From 29 March to 3 April, the Cosmonautics and Aviation Centre at VDNH will host tours—Satellites. Earth from Space, To the Moon and Back, a tour for hearing-impaired visitors, a Radio for Aliens lecture and a Saturday Coffee with a Scientist. Participation in all activities is free, by registration in advance.
On 29 March at 1 p.m., 3 p.m. and 5 p.m., there will be Satellites. Earth from Space tours. Guests will learn how satellite technology is used in the modern world, see models of modern and historical satellites and find out why the word 'satellite' is known around the world. Registration is required.
On 31 March at 1 p.m., 3 p.m. and 5 p.m., the Cosmonautics and Aviation Centre invites to To the Moon and Back tours timed to coincide with the 56th anniversary of the launch of the Soviet interplanetary probe Luna-10. On 3 April at 1 p.m., 3 p.m. and 5 p.m., tours of the same title will take place again. Visitors will be able to examine the globe of the Moon, see full-size models of the interplanetary probes Luna-3 and Luna-9, the moonwalker and learn what the real lunar soil looks like. Tour guides will acquaint guests with interesting facts about the many years of research on the natural satellite of the Earth and tell if the Moon has water and a dense atmosphere, on what side of the Moon you can find the Sea of Moscow (or Mare Moscoviense) and how many people have been to the lunar surface. Registration for 31 March is on the website, for 3 April—at the link.
On 1 April at 4 p.m., there will be a sightseeing tour for hearing-impaired visitors. The story about the most important milestones in the history of national cosmonautics will be accompanied by sign language interpretation. Participation is by registration.
On 2 April at 12:00 p.m., attendees can participate in another Saturday Coffee at Cosmos Café. This is a new format of educational activities that appeared at VDNH this year. In a friendly atmosphere in the lecture hall over a cup of coffee, participants will talk about the news of science. This time, the title of the meeting is "Brain and weightlessness", and the invited expert will be Elena Tomilovskaya, a candidate in biological sciences, a leading researcher, head of the department at the Institute of Biomedical Problems of the Russian Academy of Sciences, full member of the International Academy of Astronautics.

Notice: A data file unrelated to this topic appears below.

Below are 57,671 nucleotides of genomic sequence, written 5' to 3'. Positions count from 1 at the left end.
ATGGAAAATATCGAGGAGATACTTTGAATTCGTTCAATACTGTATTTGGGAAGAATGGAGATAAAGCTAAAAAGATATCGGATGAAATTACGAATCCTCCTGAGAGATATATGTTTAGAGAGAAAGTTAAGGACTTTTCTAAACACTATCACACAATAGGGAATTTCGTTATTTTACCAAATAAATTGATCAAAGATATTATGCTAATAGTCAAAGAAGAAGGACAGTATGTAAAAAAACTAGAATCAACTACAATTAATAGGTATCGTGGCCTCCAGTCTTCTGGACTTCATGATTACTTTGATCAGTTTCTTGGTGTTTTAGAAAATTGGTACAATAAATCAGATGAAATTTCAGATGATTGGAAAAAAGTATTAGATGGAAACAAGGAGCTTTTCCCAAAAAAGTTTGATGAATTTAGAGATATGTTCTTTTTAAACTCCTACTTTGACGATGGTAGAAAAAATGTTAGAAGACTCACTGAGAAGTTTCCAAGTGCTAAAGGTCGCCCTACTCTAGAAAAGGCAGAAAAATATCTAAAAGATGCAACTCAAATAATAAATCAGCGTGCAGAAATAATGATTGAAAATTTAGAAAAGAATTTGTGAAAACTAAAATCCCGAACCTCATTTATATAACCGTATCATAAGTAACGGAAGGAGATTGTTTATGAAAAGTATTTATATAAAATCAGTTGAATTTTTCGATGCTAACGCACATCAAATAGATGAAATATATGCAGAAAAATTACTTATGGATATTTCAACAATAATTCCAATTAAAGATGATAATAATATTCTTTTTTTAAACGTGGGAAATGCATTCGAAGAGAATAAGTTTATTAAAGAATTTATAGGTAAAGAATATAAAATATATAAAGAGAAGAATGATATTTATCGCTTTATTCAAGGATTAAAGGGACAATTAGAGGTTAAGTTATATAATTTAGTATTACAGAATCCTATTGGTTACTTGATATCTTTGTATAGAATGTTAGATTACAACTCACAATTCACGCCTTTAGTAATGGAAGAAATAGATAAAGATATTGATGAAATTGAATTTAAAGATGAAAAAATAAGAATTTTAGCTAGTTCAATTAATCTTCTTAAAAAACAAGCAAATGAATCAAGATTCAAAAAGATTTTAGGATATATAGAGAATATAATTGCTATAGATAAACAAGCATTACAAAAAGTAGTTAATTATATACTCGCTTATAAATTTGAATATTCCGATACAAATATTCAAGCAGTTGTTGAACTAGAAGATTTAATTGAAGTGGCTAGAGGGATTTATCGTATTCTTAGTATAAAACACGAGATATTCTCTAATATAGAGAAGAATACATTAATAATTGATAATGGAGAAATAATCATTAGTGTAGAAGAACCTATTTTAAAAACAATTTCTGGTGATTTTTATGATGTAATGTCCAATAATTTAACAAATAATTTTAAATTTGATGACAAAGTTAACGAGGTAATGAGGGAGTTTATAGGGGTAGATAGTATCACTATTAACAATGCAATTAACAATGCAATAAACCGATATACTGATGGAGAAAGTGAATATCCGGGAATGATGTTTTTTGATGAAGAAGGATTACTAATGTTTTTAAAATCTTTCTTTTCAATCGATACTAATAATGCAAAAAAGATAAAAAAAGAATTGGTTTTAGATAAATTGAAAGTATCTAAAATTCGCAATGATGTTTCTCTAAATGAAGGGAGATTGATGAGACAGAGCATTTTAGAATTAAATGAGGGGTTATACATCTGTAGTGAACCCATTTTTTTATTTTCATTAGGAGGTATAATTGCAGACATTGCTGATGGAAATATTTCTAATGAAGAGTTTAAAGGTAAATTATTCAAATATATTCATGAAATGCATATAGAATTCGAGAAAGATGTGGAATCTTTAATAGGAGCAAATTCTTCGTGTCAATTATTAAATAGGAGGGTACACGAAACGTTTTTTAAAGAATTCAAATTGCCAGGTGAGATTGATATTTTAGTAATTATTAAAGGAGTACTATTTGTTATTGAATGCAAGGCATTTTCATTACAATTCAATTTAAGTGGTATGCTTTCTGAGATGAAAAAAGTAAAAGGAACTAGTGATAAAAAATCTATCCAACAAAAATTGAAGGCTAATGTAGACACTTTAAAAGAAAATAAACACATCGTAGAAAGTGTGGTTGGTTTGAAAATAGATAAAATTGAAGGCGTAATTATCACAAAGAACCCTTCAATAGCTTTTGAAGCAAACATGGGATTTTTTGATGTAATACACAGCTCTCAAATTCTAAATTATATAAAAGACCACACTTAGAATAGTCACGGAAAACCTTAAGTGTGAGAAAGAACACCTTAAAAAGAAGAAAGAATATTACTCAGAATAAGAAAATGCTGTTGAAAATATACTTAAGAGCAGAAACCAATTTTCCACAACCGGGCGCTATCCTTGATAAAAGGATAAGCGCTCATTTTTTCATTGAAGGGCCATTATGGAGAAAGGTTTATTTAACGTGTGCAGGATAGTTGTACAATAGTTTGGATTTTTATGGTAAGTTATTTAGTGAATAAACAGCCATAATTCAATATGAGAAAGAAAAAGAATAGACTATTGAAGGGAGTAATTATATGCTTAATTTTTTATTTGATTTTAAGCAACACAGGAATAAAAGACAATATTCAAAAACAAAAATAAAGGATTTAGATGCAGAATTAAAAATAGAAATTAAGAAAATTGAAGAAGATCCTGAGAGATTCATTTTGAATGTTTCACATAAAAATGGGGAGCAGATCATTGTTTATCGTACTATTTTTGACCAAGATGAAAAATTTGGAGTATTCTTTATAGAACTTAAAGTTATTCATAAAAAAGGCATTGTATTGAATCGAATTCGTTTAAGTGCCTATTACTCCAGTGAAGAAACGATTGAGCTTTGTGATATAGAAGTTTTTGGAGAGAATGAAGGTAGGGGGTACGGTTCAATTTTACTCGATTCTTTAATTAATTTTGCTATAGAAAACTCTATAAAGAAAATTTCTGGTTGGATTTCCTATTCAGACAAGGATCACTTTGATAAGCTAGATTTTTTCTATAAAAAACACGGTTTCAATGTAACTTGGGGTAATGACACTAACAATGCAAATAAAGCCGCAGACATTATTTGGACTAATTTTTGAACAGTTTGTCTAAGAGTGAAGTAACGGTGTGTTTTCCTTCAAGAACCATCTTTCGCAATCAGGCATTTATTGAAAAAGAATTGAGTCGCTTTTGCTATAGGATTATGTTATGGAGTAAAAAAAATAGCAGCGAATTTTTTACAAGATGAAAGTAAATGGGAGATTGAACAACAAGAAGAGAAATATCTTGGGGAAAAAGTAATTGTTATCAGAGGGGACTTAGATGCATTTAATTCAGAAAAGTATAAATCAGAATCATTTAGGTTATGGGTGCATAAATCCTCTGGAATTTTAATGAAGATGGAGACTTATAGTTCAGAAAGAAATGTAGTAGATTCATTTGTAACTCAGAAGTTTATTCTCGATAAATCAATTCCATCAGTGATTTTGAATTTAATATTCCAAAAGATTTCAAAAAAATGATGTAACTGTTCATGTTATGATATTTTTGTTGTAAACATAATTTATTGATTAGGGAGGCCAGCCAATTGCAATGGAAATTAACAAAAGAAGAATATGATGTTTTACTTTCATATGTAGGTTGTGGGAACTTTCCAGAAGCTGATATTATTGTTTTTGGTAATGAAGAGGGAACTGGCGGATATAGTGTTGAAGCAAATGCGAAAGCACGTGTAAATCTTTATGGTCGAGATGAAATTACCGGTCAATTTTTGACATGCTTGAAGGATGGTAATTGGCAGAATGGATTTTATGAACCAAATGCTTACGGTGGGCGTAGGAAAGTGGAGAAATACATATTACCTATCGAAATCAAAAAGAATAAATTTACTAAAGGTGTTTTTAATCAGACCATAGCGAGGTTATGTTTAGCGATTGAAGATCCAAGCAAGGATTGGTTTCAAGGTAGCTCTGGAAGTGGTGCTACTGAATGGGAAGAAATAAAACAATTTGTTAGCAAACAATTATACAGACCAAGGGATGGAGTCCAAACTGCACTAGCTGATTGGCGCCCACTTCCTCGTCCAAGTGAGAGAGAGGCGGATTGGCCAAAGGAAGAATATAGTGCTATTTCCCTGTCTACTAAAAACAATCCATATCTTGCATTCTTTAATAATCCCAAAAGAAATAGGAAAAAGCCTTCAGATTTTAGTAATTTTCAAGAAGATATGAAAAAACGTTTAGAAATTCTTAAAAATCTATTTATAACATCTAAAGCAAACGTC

Scientists know quite well that a long stay in weightlessness causes a significant weakening of the muscles and skeleton, as well as the cardiovascular system. However, the effects of spaceflight and similar conditions on the brain, which is the main controlling organ of our body, were unknown until recently. Participants will discuss the results of space and ground-based experiments. Registration in advance is required.
On 3 April at 4:00 p.m., guests of the Cosmonautics and Aviation Centre can visit a free Radio for Aliens lecture. The lecturer is Vladimir Surdin, an astronomer, a senior researcher at the Sternberg Astronomical Institute, Ph.D. in physics and mathematics.
Astronomical scientists searching for intelligent life in the universe suggest that if we are ever spotted by aliens, it will most likely be in the radio range. That is why radio signals are mostly used now to search for extraterrestrial civilisations. Lecture participants will talk about the language in which we are going to communicate with the space brothers, what messages have already been sent and received in response, what is planned to do in the near future, whether it is possible to communicate with extraterrestrials without using radio. Registration is on the site.
The age limit for these activities is 12+.